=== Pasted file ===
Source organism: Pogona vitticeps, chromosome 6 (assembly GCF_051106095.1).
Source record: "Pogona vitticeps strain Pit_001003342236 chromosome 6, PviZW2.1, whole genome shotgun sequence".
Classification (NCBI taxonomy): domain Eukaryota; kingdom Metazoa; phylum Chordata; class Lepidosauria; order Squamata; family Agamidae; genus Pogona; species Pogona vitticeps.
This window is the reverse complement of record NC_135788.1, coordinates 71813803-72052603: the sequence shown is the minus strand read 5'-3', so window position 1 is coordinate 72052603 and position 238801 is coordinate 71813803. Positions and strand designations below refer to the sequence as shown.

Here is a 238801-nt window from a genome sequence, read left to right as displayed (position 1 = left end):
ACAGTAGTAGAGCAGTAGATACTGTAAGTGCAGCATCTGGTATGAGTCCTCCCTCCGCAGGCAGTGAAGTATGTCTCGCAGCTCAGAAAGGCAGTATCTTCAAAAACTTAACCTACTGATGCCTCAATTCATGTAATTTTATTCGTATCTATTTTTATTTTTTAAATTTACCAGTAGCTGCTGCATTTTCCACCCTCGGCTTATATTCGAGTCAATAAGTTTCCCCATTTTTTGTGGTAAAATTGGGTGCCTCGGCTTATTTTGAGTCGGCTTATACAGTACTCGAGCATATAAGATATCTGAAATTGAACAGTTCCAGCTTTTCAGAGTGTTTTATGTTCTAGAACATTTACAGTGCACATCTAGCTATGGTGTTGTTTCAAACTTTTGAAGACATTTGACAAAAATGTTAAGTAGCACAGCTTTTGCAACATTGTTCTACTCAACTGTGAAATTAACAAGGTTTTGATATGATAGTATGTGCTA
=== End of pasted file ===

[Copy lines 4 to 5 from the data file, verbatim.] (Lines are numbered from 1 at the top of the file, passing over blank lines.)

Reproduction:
This window is the reverse complement of record NC_135788.1, coordinates 71813803-72052603: the sequence shown is the minus strand read 5'-3', so window position 1 is coordinate 72052603 and position 238801 is coordinate 71813803. Positions and strand designations below refer to the sequence as shown.

Here is a 238801-nt window from a genome sequence, read left to right as displayed (position 1 = left end):